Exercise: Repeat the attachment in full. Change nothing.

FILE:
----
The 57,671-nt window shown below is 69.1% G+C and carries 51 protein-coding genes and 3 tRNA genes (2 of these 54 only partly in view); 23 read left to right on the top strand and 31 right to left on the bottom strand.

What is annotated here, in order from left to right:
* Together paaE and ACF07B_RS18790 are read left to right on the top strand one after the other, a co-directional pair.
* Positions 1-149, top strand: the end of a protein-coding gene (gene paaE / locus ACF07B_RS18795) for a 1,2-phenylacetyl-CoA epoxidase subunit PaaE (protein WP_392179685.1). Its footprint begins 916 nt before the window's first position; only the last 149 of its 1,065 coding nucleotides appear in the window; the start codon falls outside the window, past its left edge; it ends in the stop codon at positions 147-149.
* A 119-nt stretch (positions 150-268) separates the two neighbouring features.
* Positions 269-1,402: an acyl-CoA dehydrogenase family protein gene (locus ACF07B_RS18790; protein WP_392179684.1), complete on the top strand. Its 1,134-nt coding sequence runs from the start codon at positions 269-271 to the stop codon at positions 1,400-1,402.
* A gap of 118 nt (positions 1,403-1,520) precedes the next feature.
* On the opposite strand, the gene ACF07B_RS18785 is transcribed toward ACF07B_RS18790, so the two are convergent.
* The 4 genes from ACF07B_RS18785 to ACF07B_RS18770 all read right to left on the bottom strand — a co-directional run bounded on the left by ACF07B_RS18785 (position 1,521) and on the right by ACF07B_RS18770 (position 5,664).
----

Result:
The 57,671-nt window shown below is 69.1% G+C and carries 51 protein-coding genes and 3 tRNA genes (2 of these 54 only partly in view); 23 read left to right on the top strand and 31 right to left on the bottom strand.

What is annotated here, in order from left to right:
* Together paaE and ACF07B_RS18790 are read left to right on the top strand one after the other, a co-directional pair.
* Positions 1-149, top strand: the end of a protein-coding gene (gene paaE / locus ACF07B_RS18795) for a 1,2-phenylacetyl-CoA epoxidase subunit PaaE (protein WP_392179685.1). Its footprint begins 916 nt before the window's first position; only the last 149 of its 1,065 coding nucleotides appear in the window; the start codon falls outside the window, past its left edge; it ends in the stop codon at positions 147-149.
* A 119-nt stretch (positions 150-268) separates the two neighbouring features.
* Positions 269-1,402: an acyl-CoA dehydrogenase family protein gene (locus ACF07B_RS18790; protein WP_392179684.1), complete on the top strand. Its 1,134-nt coding sequence runs from the start codon at positions 269-271 to the stop codon at positions 1,400-1,402.
* A gap of 118 nt (positions 1,403-1,520) precedes the next feature.
* On the opposite strand, the gene ACF07B_RS18785 is transcribed toward ACF07B_RS18790, so the two are convergent.
* The 4 genes from ACF07B_RS18785 to ACF07B_RS18770 all read right to left on the bottom strand — a co-directional run bounded on the left by ACF07B_RS18785 (position 1,521) and on the right by ACF07B_RS18770 (position 5,664).